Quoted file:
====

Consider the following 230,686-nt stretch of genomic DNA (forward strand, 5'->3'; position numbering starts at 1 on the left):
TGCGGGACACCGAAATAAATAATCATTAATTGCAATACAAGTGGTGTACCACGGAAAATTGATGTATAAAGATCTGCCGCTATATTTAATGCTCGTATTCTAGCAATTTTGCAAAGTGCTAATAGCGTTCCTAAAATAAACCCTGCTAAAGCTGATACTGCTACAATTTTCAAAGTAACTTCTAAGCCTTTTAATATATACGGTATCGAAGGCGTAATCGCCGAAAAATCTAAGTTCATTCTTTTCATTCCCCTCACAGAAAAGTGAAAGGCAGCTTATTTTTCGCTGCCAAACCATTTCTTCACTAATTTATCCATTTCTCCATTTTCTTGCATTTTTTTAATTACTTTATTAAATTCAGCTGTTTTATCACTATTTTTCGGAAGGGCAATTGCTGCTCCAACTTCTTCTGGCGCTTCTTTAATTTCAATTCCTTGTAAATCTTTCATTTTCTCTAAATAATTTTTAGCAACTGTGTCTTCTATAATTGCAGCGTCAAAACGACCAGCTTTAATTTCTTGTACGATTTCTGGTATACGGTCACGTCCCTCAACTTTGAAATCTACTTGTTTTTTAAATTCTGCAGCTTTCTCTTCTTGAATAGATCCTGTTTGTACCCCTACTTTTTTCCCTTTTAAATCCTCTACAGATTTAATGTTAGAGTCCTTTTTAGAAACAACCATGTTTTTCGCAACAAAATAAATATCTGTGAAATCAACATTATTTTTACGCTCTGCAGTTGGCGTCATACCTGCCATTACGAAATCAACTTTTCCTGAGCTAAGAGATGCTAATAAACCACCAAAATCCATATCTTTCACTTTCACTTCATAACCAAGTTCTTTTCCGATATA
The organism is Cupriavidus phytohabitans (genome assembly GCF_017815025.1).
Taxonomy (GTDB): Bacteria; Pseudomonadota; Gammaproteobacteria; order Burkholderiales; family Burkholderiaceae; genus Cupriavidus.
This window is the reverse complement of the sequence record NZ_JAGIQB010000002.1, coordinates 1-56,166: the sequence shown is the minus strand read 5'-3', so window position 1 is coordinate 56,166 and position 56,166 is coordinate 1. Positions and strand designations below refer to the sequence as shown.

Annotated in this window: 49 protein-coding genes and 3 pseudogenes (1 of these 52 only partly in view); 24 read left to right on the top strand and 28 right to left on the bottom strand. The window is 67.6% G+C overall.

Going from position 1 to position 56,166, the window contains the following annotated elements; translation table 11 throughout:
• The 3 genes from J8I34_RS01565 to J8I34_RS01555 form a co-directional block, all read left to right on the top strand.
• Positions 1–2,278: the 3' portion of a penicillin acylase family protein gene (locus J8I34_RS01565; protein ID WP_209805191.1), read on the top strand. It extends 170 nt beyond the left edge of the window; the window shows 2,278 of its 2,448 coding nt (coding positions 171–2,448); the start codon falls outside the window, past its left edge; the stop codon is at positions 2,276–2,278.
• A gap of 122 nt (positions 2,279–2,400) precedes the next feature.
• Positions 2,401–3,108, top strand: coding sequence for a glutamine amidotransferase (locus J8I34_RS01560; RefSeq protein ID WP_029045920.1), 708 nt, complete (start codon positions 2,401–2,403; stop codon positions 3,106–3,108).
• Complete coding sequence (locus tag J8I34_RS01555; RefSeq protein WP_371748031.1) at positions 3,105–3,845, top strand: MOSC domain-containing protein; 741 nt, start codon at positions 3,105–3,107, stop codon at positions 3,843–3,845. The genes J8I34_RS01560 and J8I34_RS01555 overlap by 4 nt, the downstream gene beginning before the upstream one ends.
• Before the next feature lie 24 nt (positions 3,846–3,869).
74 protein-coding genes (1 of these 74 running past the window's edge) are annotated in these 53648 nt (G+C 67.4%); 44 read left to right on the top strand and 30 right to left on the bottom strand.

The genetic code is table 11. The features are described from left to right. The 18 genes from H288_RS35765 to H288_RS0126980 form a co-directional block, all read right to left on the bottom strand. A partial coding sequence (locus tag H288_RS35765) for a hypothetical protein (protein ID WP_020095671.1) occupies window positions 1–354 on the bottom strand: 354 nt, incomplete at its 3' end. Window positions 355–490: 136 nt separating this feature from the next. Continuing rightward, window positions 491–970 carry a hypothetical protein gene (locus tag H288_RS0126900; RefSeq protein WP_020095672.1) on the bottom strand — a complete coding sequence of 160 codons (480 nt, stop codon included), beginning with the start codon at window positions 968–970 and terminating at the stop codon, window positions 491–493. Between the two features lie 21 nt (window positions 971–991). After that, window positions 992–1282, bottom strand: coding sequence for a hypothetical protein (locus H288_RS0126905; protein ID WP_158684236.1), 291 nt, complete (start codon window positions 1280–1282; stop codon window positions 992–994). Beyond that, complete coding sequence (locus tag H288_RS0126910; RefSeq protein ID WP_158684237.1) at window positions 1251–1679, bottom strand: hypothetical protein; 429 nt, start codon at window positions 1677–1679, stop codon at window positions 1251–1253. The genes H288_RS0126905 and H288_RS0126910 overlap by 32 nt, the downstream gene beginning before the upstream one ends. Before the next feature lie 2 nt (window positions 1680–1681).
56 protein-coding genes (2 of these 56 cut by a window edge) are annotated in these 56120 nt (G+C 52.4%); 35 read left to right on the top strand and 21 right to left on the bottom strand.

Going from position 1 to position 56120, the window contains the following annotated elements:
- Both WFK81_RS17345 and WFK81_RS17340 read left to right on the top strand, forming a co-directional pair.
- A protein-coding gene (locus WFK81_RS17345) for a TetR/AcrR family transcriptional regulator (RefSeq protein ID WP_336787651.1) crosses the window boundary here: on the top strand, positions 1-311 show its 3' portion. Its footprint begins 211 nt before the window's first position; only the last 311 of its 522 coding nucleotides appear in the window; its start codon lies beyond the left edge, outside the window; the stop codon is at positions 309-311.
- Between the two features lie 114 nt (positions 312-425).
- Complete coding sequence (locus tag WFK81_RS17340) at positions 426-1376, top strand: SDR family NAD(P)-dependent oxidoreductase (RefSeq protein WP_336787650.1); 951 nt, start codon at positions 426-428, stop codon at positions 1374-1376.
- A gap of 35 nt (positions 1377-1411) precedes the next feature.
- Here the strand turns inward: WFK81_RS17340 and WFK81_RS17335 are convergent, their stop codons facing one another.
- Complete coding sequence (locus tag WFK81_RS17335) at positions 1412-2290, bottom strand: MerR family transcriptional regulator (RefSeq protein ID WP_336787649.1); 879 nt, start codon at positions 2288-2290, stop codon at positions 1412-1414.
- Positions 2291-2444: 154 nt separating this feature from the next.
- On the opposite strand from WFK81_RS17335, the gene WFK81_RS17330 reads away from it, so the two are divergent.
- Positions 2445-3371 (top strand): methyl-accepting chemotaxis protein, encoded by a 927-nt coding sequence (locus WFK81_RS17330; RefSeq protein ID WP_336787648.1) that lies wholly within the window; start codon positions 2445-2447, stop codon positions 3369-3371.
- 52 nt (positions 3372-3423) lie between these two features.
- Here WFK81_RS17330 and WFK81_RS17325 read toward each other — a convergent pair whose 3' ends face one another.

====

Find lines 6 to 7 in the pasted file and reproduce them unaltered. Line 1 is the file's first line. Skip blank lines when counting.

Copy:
Annotated in this window: 49 protein-coding genes and 3 pseudogenes (1 of these 52 only partly in view); 24 read left to right on the top strand and 28 right to left on the bottom strand. The window is 67.6% G+C overall.

Going from position 1 to position 56,166, the window contains the following annotated elements; translation table 11 throughout: